An Employee Best Fit Model – The Capability Assessment Triangle

By Michelle Malay Carter on May 10, 2010 

Best Fit Model – PeopleFit’s Capability Assessment Triangle How?do managers go about finding the best fit between employee and role?? Most look at resumes and use behavioral based interviewing, but these?items only get at what someone has already had a chance to do.? With research showing that 20 % of employees are underutilized, we a […]

Filed Under Employee Engagement, High Potential, Managerial Leadership, Requisite Organization, Talent Management, Work Levels | 3 Comments

Talent Assessment – Easy Peasy?

By Michelle Malay Carter on May 6, 2010 

It’s?easy to walk on water when you know where the rocks are.??? –? Gerry Kraines I’ve found that managers are highly capable of assessing the relative cognitive capability (by work level) of their employees when they are given a work levels framework. People Are Different, and It’s Not Just about Experience and Education If you […]

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Why You Shouldn’t Hire the Best and the Brightest Candidate

By Michelle Malay Carter on May 5, 2010 

Instead of focusing on hiring the best and the brightest candidate that applies for your position, shouldn’t you focus on hiring the best match? The Dangers of Overhiring Focusing on hiring the brightest candidate can lead to overhiring, which, unless you are building bench for growth, creates drag in the system over time. Back to […]

Filed Under High Potential, Managerial Leadership, Requisite Organization, Talent Management, Work Levels | 10 Comments

Why Training Rarely Solves The Problem- I’m OK. You’re OK. Let’s Fix the System

By Michelle Malay Carter on March 29, 2010 

Management’s Magic Bullet – Training Training is a fabulous thing – if people need to build knowledge and skills. But how often are issues at work really caused by someone’s lack of knowledge or skill? What does training NOT address? What the accountabilties of my role are, AND what the accountabilities of others’ roles are. […]

Filed Under Accountability, Managerial Leadership, Requisite Organization, Talent Management, Work Levels | 7 Comments

Undercover Boss – Well-Meaning Window Dressing

By Michelle Malay Carter on March 1, 2010 

I must admit I’m touched by the hearts of the CEOs who agree to go undercover to experience their organization on the ground floor.? They seem to geniunely care about the people, not just the publicity afforded to their organization by the show. Systems Drive Behavior However, in the end, their righting single incidents or […]

Filed Under Accountability, Employee Engagement, Executive Leadership, High Potential, Organization Design, Requisite Organization, Talent Management, Work Levels | 6 Comments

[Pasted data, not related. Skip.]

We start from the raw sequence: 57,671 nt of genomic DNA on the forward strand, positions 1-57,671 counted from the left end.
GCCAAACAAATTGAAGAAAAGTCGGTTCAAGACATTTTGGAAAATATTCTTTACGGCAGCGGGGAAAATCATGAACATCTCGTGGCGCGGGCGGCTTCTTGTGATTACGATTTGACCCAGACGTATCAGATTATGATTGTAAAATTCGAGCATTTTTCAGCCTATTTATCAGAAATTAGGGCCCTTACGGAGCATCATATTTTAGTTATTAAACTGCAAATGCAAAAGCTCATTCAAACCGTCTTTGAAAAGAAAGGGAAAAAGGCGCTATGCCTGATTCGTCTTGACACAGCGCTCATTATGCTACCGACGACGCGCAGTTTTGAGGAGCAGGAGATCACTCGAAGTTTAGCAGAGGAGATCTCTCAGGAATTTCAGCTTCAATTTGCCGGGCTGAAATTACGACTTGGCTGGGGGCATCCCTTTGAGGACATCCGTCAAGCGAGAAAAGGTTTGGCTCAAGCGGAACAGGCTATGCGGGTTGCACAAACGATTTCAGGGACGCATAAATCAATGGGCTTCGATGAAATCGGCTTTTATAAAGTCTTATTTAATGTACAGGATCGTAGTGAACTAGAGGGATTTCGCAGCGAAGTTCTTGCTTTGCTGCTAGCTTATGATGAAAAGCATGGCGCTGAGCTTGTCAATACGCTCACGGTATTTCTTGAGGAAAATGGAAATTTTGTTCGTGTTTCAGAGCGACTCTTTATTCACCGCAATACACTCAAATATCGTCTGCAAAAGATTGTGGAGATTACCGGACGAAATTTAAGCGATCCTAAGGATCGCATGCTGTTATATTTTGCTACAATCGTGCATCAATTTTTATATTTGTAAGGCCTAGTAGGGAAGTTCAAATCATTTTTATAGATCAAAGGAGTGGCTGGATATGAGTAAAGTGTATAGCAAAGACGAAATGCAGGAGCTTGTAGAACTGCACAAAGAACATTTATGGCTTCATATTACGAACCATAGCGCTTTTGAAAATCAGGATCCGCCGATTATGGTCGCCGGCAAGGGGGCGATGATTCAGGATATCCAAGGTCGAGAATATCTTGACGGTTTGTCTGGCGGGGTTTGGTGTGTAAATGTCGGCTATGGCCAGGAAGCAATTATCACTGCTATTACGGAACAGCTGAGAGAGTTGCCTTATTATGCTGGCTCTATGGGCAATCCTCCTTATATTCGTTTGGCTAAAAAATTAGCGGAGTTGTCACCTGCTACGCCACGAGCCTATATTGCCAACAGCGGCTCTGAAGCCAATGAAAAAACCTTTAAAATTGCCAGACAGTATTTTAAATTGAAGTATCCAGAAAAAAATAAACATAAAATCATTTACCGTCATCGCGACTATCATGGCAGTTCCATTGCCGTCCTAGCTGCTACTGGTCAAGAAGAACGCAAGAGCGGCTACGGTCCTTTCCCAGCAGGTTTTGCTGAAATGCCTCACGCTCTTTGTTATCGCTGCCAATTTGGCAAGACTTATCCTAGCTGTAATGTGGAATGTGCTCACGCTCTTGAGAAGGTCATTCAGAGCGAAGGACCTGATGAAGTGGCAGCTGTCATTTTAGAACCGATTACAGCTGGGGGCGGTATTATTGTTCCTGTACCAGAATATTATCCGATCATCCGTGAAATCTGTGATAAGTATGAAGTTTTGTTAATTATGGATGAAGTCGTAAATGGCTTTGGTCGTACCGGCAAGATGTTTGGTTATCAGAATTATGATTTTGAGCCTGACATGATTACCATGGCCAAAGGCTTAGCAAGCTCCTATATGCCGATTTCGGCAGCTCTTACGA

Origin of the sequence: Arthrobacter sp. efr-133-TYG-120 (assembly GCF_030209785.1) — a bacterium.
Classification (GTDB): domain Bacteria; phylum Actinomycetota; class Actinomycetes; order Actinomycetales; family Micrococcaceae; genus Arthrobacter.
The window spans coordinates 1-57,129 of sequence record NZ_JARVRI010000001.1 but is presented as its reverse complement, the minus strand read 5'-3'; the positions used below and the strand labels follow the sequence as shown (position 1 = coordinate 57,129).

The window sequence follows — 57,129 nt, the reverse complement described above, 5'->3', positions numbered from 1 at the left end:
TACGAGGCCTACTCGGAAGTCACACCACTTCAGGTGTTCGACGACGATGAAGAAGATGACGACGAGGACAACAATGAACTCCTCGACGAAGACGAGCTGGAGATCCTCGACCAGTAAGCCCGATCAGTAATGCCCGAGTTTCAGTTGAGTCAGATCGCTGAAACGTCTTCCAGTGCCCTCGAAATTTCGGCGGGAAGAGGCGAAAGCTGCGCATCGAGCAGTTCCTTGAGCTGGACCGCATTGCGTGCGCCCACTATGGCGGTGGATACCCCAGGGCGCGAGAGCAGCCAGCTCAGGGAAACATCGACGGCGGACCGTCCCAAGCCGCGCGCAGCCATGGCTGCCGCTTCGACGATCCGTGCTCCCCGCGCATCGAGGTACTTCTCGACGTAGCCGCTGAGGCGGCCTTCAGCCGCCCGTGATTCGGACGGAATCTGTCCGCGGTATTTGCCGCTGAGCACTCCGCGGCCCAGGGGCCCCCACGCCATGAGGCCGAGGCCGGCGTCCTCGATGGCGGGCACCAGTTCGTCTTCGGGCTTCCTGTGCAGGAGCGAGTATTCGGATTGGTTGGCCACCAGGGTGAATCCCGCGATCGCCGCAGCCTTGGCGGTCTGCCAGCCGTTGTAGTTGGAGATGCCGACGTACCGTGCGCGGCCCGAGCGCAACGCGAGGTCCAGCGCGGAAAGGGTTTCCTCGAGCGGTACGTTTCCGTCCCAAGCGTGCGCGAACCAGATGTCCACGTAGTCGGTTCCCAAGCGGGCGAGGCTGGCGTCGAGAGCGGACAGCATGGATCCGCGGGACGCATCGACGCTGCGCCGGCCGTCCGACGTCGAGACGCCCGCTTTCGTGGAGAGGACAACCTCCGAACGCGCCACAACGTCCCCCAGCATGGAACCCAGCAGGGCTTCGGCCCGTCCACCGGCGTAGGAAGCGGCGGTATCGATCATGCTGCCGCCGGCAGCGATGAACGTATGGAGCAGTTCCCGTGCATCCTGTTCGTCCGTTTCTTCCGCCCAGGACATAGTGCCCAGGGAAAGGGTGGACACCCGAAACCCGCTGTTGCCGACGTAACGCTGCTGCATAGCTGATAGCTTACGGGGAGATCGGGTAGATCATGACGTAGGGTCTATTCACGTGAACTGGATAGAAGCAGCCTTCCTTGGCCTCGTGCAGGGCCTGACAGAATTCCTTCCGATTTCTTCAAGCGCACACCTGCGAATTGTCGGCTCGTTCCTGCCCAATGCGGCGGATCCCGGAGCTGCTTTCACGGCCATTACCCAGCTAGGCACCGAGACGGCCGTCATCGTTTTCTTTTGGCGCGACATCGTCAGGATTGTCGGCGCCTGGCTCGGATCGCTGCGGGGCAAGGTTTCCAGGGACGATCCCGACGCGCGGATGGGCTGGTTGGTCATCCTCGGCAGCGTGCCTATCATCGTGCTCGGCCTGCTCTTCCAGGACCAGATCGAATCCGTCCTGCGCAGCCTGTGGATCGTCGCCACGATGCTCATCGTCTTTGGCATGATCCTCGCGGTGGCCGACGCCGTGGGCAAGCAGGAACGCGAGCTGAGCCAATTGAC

Add Time Spans to Your Resume to Reflect Your Requisite Level of Capability

By Michelle Malay Carter on January 16, 2010 

I answered a question on a LinkedIn?Management Consulting?group from a person?inquiring about how to ensure you are being considered for roles at the right level.? Assuming you have been employed at full capacity in your previous work, adding a time element to your resume’s bullet points is one of the best ways to demonstrate your […]

Filed Under Felt Fair Compensation, Requisite Organization, Talent Management, Work Levels | 2 Comments

Engaging Employees Through Operationalizing Good Power, Starving Bad Power, and Disallowing No Power

By Michelle Malay Carter on December 21, 2009 

I was struck by a message on Good Power Versus Bad Power?at my house of worship last week.? It occurred to me that this is what PeopleFit endeavors to do within Managerial Hierarchies. Throwing The Baby Out with the Bathwater – Egalitarianism We are kidding ourselves to believe?managerial hierarchies can be?egalitarian.? Power must be exercised.? […]

Filed Under Accountability, Employee Engagement, Executive Leadership, Managerial Leadership, Organization Design, Requisite Organization, Talent Management, Work Levels | 3 Comments

Even Leaders Have Leaders – How Do We Sort Out Who Leads Whom?

By Michelle Malay Carter on December 15, 2009 

Employees Crave True Leadership Employees?don’t begrudge being led.? They resent being asked to submit to the leadership of someone who doesn’t add value to their thinking.? Management Myth Busted Simply having?more experience does not automatically qualify someone to be a thought leader for anyone with less experience. Danger, Danger – Promotions by Tenure Many a […]

Filed Under Employee Engagement, Executive Leadership, Managerial Leadership, Requisite Organization, Talent Management, Work Levels | 4 Comments

Doing Things Right Versus Doing the Right Things – Operational Work Versus Strategic Work

By Michelle Malay Carter on December 10, 2009 

We can convert the famous Peter Drucker quote about management being doing things right and leadership being doing the right things into requisite work levels speak. What Drucker was drawing a line between was the operational work levels in an organization and the strategic work levels in an organization. Doing Things Right aka Current Operations […]

Filed Under Executive Leadership, Managerial Leadership, Organization Design, Requisite Organization, Strategy, Talent Management, Work Levels | 1 Comment

The Overcommitted Employee – When No Amount of Training Will Help

By Michelle Malay Carter on November 29, 2009 

Mismatch to Role As much as Americans hate to admit it. There are some jobs that are beyond the cognitive reach of some employees. No amount of training, coaching, or personal effort will help the situation. Today we will look at the behaviors a manager might see in this instance. What to Do? We all […]

Filed Under Accountability, Corporate Values, Employee Engagement, Managerial Leadership, Requisite Organization, Talent Management, Work Levels | Leave a Comment

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